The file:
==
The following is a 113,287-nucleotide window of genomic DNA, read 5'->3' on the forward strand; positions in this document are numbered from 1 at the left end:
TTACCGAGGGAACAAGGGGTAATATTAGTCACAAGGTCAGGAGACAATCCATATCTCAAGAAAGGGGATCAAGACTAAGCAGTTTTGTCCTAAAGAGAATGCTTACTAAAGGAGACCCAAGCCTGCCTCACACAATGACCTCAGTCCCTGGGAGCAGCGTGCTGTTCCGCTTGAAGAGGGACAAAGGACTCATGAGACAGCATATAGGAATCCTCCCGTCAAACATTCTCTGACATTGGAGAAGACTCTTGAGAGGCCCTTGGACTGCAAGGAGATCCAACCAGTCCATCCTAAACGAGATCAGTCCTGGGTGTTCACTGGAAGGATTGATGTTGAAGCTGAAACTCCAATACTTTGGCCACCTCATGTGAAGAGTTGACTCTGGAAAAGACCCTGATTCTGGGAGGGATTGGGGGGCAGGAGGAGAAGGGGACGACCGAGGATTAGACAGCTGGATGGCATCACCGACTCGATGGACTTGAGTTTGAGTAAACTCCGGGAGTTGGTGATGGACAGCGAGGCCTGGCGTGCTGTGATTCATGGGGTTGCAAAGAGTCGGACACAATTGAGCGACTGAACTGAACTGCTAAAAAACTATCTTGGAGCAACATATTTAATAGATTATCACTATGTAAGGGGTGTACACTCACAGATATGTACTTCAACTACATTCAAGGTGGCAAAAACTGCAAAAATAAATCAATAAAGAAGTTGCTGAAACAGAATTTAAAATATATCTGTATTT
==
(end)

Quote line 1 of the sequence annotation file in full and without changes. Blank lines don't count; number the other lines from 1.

The following is a 113,287-nucleotide window of genomic DNA, read 5'->3' on the forward strand; positions in this document are numbered from 1 at the left end: